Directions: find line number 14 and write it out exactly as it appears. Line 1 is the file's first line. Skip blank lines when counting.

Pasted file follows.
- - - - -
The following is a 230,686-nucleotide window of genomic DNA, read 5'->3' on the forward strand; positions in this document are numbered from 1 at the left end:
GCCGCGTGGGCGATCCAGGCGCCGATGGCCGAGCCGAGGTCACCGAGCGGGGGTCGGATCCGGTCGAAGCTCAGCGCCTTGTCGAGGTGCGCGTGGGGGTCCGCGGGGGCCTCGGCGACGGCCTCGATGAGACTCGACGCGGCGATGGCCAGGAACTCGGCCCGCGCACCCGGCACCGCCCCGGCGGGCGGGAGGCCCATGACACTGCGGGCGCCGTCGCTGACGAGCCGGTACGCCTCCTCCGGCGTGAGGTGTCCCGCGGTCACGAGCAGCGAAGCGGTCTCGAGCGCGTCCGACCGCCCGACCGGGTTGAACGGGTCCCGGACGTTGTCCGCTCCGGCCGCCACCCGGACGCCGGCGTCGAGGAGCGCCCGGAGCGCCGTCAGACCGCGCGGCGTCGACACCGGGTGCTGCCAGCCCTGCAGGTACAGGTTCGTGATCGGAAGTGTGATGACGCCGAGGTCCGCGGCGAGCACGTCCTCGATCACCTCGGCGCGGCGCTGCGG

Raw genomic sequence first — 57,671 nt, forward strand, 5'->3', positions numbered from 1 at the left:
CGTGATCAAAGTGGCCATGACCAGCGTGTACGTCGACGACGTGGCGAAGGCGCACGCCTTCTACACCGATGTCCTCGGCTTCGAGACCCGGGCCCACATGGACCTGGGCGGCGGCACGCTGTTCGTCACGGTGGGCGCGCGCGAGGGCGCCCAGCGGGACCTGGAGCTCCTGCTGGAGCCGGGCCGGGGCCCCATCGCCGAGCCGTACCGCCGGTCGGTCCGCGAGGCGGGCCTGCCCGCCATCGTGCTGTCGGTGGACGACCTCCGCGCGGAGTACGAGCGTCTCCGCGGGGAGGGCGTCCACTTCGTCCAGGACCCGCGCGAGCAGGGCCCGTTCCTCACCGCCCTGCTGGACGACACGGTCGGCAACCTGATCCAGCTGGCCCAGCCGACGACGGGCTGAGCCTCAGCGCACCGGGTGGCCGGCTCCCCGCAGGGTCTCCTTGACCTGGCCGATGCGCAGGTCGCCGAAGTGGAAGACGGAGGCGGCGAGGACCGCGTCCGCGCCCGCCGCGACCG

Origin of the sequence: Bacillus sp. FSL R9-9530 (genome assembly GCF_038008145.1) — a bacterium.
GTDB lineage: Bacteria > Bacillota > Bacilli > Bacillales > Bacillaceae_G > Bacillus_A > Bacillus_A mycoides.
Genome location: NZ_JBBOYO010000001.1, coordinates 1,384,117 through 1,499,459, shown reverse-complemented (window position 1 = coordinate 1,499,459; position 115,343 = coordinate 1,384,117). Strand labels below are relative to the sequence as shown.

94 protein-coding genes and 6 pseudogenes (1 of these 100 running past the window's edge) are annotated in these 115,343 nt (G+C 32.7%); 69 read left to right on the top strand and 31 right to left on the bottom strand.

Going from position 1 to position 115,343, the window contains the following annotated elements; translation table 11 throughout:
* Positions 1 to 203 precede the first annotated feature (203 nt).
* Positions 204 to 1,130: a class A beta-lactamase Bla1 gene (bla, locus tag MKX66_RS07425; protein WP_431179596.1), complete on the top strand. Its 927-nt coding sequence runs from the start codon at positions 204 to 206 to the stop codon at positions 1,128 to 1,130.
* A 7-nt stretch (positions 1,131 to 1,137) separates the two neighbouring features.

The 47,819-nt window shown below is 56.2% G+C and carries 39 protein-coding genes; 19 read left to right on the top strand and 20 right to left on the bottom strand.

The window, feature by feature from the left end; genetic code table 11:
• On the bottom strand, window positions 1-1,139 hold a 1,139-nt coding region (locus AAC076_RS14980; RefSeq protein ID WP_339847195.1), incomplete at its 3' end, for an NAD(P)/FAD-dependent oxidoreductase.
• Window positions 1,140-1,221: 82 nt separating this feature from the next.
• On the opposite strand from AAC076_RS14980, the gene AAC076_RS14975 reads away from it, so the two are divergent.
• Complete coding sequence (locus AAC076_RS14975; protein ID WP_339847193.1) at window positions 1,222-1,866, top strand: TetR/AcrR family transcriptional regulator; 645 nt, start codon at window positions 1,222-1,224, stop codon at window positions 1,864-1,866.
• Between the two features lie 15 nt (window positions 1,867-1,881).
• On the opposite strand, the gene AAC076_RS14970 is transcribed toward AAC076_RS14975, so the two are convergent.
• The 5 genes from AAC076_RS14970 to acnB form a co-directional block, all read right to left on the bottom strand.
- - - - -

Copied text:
The window, feature by feature from the left end; genetic code table 11: